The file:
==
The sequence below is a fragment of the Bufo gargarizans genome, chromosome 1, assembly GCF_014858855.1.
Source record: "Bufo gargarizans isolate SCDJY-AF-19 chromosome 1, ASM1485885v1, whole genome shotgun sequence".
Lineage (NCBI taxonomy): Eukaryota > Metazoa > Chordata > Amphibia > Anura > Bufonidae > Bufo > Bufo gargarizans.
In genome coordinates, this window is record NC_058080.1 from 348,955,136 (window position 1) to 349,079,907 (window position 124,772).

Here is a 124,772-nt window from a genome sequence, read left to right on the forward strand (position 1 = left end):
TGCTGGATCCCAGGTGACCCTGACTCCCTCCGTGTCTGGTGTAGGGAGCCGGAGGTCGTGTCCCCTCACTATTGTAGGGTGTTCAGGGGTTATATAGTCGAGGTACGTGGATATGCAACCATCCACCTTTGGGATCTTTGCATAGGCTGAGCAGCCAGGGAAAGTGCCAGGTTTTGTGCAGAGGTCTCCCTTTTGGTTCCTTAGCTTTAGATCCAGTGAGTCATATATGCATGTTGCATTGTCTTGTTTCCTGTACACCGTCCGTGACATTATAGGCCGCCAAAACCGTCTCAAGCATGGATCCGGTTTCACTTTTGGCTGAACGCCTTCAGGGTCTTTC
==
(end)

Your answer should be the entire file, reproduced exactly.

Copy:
The sequence below is a fragment of the Bufo gargarizans genome, chromosome 1, assembly GCF_014858855.1.
Source record: "Bufo gargarizans isolate SCDJY-AF-19 chromosome 1, ASM1485885v1, whole genome shotgun sequence".
Lineage (NCBI taxonomy): Eukaryota > Metazoa > Chordata > Amphibia > Anura > Bufonidae > Bufo > Bufo gargarizans.
In genome coordinates, this window is record NC_058080.1 from 348,955,136 (window position 1) to 349,079,907 (window position 124,772).

Here is a 124,772-nt window from a genome sequence, read left to right on the forward strand (position 1 = left end):
TGCTGGATCCCAGGTGACCCTGACTCCCTCCGTGTCTGGTGTAGGGAGCCGGAGGTCGTGTCCCCTCACTATTGTAGGGTGTTCAGGGGTTATATAGTCGAGGTACGTGGATATGCAACCATCCACCTTTGGGATCTTTGCATAGGCTGAGCAGCCAGGGAAAGTGCCAGGTTTTGTGCAGAGGTCTCCCTTTTGGTTCCTTAGCTTTAGATCCAGTGAGTCATATATGCATGTTGCATTGTCTTGTTTCCTGTACACCGTCCGTGACATTATAGGCCGCCAAAACCGTCTCAAGCATGGATCCGGTTTCACTTTTGGCTGAACGCCTTCAGGGTCTTTC